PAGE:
Image and Reality: the Case of Job Satisfaction

Ada Ferrer-i-Carbonell, Bernard M S Van Praag, Ioannis Theodossiou

Research output: Working paperDiscussion paper

Abstract

This study makes a distinction between two types of utility. Experienced utility is defined as the job satisfaction derived from the present job, estimated by using a subjective evaluation of job satisfaction. Anticipated utility is defined as the individual’s anticipated job satisfaction before starting the job and it is studied by using a stated preference methodology known as conjoint analysis. The results suggest that the two utility concepts are different. Information about experienced utility is useful for the evaluation of well-being policies and the welfare effects of various employer strategies. Anticipated utility provides knowledge about the job search process.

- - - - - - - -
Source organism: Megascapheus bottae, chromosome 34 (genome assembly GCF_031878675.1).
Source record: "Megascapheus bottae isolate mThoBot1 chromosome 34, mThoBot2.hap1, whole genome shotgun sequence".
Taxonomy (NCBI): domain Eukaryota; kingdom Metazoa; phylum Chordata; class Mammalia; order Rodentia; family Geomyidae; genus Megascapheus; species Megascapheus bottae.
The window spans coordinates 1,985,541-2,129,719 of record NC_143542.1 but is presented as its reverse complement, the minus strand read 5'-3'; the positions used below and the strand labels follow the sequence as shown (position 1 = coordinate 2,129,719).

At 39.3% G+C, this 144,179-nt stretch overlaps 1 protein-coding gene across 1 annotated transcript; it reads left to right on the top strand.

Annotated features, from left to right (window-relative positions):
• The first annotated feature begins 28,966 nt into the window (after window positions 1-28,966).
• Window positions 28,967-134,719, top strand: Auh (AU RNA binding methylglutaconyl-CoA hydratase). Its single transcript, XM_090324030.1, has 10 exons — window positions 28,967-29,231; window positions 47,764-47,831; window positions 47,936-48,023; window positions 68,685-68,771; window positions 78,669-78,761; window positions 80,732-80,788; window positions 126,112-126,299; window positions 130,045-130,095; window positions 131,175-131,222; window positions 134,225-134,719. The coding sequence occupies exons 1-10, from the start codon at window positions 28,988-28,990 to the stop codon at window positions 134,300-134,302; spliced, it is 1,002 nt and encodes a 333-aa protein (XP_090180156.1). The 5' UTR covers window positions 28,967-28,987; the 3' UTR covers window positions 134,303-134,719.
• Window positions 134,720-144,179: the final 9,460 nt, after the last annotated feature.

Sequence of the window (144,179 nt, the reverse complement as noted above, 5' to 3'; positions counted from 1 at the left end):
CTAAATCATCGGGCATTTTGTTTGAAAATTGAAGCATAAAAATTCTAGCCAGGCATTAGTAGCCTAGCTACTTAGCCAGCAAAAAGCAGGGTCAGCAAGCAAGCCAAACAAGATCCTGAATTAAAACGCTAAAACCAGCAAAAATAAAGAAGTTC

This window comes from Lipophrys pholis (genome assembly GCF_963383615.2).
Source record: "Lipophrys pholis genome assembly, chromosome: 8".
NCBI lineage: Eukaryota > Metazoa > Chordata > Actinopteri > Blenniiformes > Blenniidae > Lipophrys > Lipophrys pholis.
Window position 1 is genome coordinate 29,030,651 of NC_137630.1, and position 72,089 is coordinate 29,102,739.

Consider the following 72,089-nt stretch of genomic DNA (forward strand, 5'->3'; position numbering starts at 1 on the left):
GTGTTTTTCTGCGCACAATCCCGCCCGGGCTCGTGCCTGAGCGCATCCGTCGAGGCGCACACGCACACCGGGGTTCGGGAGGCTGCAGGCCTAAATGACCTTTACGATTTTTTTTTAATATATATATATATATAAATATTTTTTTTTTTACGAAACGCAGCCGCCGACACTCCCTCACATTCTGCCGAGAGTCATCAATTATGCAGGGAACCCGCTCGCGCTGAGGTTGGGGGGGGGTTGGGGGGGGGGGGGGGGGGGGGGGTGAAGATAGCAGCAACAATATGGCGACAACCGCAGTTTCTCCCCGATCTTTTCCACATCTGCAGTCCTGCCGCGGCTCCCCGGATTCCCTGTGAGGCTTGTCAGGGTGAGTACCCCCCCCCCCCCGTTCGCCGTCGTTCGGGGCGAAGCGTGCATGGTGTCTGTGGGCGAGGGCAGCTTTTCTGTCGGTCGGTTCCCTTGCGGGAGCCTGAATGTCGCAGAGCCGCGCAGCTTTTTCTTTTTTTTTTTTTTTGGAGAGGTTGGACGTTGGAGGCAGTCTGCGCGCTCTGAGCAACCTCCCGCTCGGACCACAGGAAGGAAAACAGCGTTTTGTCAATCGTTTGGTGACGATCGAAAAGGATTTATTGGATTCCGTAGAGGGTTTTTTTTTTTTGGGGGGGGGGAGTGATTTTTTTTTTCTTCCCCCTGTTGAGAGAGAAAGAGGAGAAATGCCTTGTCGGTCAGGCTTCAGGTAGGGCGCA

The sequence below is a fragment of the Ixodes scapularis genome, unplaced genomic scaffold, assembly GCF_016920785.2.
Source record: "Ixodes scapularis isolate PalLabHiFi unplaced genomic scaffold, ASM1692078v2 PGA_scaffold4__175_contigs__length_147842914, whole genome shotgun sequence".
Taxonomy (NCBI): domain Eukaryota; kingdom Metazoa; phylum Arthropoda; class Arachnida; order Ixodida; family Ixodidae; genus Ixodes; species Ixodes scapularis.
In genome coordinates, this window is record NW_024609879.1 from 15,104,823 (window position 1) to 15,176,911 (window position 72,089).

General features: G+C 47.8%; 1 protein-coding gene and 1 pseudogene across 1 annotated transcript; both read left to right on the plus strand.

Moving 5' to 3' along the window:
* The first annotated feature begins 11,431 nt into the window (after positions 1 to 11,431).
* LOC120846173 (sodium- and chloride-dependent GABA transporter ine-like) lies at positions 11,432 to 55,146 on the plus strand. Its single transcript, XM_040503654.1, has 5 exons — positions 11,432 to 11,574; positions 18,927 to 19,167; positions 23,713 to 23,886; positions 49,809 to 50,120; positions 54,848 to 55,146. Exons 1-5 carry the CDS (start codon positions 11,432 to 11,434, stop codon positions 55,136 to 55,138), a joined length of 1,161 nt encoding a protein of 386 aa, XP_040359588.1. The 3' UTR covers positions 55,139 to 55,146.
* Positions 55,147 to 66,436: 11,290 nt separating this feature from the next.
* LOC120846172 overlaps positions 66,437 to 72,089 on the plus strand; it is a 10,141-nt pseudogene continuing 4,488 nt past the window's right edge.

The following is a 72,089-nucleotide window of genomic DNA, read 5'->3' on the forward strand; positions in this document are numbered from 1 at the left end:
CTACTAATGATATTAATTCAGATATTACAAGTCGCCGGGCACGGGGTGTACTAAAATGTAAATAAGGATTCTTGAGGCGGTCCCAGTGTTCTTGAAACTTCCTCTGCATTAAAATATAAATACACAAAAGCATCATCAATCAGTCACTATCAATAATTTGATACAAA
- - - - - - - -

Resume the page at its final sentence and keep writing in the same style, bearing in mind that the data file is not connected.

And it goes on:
Original languageEnglish
PublisherCentre for European Labour Market Research
Number of pages34
Publication statusPublished - Mar 2007

Publication series

NameUniversity of Aberdeen Business School Working Paper Series
No.15
Volume2007
ISSN (Print)0143-4543

Keywords

  • conjoint analysis
  • experienced utility
  • decision utility
  • job satisfaction
  • subjective well-being

Fingerprint Dive into the research topics of 'Image and Reality: the Case of Job Satisfaction'. Together they form a unique fingerprint.

  • Cite this

    Ferrer-i-Carbonell, A., Van Praag, B. M. S., & Theodossiou, I. (2007). Image and Reality: the Case of Job Satisfaction. (University of Aberdeen Business School Working Paper Series; Vol. 2007, No. 15). Centre for European Labour Market Research. http://hdl.handle.net/2164/126